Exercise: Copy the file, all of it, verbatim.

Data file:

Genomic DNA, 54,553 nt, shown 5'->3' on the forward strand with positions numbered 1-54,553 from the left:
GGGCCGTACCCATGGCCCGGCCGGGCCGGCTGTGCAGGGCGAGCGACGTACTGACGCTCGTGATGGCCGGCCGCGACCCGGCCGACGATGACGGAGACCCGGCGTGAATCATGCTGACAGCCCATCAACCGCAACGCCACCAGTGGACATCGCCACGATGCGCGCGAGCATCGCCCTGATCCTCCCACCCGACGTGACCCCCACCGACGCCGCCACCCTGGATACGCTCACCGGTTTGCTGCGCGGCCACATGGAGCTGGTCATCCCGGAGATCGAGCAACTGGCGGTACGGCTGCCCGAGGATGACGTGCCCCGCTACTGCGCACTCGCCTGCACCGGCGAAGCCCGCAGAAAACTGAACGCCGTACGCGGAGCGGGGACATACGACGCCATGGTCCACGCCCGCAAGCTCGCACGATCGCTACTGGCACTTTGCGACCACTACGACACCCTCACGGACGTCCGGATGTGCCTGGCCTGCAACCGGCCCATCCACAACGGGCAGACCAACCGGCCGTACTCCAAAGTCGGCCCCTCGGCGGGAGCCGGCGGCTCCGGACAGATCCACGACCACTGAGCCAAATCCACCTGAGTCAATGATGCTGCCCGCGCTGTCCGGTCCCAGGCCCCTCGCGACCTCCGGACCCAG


Genomic DNA, 54,553 nt, shown 5'->3' on the forward strand with positions numbered 1-54,553 from the left:
GGGCCGTACCCATGGCCCGGCCGGGCCGGCTGTGCAGGGCGAGCGACGTACTGACGCTCGTGATGGCCGGCCGCGACCCGGCCGACGATGACGGAGACCCGGCGTGAATCATGCTGACAGCCCATCAACCGCAACGCCACCAGTGGACATCGCCACGATGCGCGCGAGCATCGCCCTGATCCTCCCACCCGACGTGACCCCCACCGACGCCGCCACCCTGGATACGCTCACCGGTTTGCTGCGCGGCCACATGGAGCTGGTCATCCCGGAGATCGAGCAACTGGCGGTACGGCTGCCCGAGGATGACGTGCCCCGCTACTGCGCACTCGCCTGCACCGGCGAAGCCCGCAGAAAACTGAACGCCGTACGCGGAGCGGGGACATACGACGCCATGGTCCACGCCCGCAAGCTCGCACGATCGCTACTGGCACTTTGCGACCACTACGACACCCTCACGGACGTCCGGATGTGCCTGGCCTGCAACCGGCCCATCCACAACGGGCAGACCAACCGGCCGTACTCCAAAGTCGGCCCCTCGGCGGGAGCCGGCGGCTCCGGACAGATCCACGACCACTGAGCCAAATCCACCTGAGTCAATGATGCTGCCCGCGCTGTCCGGTCCCAGGCCCCTCGCGACCTCCGGACCCAG